Distribution: The Lucy's warbler, Vermivora luciae, breeds in northern Mexico and in the southwestern deserts of the United States. It winters in western Mexico (Ehrlich et al. 1988). In Utah it occurs in the southern most portion of the state, associated with mesquite and desert habitats, but it can also be found in foothills in stream side cottonwoods and willows.
Ecology: The Lucy's warbler is one of the only two warblers in North America that breeds in cavities (Ehrlich et al. 1988; Stokes 1996; USDA 1991). Natural cavities (usually in mesquite) are used for nesting sites, as are abandoned woodpecker holes, loose bark, and deserted verdin nests (ibid.). The nest is generally 1.5 - 1.8 m (5 - 6 ft) above the ground but can range from 0.3 to 4.5 m (1 - 15 ft) above the ground (USDA 1991). Occasionally the Lucy's warbler nests in holes in banks, yuccas, willows, sycamores, and elderberries (Ehrlich et al. 1988; USDA 1991). The nest is made of coarse materials such as weeds, bark strips, and mesquite leaf stems and is lined with finer materials (Ehrlich et al. 1988). In Utah, sycamores and elderberries are used less frequently due to less availability.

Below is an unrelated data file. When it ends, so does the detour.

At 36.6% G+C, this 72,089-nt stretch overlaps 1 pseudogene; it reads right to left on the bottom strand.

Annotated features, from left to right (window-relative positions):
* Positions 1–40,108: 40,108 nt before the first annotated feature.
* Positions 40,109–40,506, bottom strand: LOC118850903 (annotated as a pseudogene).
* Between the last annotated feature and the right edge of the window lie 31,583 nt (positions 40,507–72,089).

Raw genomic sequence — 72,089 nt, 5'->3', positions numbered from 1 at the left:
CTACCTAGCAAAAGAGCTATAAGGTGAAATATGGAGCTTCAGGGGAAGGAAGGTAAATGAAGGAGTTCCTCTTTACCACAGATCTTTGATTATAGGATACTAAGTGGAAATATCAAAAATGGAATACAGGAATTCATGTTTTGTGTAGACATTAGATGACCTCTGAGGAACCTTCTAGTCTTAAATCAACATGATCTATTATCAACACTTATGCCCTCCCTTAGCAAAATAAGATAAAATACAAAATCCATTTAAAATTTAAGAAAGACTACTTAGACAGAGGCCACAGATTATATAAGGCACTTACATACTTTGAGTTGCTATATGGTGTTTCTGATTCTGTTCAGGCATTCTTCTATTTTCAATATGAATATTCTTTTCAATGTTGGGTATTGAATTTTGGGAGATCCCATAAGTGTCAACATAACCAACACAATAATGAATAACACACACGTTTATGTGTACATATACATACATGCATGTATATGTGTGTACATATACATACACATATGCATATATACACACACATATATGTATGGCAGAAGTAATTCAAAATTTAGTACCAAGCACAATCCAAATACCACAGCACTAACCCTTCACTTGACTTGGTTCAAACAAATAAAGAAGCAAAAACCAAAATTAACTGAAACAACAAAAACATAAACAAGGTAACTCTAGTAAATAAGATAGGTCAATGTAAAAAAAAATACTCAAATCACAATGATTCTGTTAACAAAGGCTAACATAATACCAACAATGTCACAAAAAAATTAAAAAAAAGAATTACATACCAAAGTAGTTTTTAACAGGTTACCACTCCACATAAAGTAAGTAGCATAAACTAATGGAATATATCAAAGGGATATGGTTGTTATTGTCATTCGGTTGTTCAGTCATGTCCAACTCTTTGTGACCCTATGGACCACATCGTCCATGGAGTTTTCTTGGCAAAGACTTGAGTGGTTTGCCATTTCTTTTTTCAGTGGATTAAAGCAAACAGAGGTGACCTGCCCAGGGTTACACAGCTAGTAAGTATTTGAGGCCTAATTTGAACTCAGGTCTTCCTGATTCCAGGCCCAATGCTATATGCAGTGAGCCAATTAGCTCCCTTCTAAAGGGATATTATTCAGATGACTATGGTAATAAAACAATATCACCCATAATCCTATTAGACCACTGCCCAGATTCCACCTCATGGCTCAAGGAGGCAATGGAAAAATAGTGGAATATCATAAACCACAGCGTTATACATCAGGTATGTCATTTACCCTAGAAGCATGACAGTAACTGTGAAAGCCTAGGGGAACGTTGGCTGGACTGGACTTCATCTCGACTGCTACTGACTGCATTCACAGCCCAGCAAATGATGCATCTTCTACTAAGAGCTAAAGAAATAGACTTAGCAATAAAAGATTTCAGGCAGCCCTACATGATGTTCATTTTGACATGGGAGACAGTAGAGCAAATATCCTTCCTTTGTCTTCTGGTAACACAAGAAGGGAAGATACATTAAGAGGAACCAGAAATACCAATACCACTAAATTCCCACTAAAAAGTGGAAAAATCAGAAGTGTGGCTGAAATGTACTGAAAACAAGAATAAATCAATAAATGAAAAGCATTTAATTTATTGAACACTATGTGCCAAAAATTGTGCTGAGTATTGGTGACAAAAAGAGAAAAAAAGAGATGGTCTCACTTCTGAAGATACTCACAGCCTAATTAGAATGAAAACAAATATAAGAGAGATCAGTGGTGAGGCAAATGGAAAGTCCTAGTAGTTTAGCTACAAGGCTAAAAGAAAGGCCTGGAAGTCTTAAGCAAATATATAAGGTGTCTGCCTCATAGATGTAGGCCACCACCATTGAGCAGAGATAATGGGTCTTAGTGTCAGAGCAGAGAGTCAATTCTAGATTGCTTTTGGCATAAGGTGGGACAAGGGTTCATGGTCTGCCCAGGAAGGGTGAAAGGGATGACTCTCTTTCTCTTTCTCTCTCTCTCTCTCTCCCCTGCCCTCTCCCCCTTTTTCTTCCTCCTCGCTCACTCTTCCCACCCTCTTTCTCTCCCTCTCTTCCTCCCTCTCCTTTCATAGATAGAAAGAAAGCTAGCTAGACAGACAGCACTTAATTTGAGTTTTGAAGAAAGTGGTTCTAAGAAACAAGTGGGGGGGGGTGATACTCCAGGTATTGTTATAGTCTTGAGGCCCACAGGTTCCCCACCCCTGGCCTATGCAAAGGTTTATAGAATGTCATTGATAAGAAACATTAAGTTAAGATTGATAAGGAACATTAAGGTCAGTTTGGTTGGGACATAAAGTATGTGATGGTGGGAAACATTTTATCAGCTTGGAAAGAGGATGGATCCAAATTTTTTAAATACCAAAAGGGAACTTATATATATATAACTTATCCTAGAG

Breeding ecology is largely unknown (Ehrlich et al. 1988; Stokes 1996). Eggs may be 3-7 (Stokes 1996) or 4-5 (Ehrlich et al. 1988) that are white to creamy with brown or red-brown spots. The pair is monogamous (ibid.). The Lucy's warbler is an early spring migrant that is active and flicks its tail frequently (Stokes 1996). It is occasionally a cowbird host (Ehrlich et al. 1988).
The diet of the Lucy's warbler consists of insects found on mesquite, shrubs, and desert vegetation (Stokes 1996). It forages for insects at the middle heights in mesquite, seldom foraging in the treetops or near the ground (USDA 1991).
Habitat Requirements: Habitat requirements for the Lucy's warbler are trees with cavities in which to build nests. Mesquite, cottonwood, or willow trees are needed for cavities, and act as substrates for verdin nests, which are subsequently used by Lucy's warblers.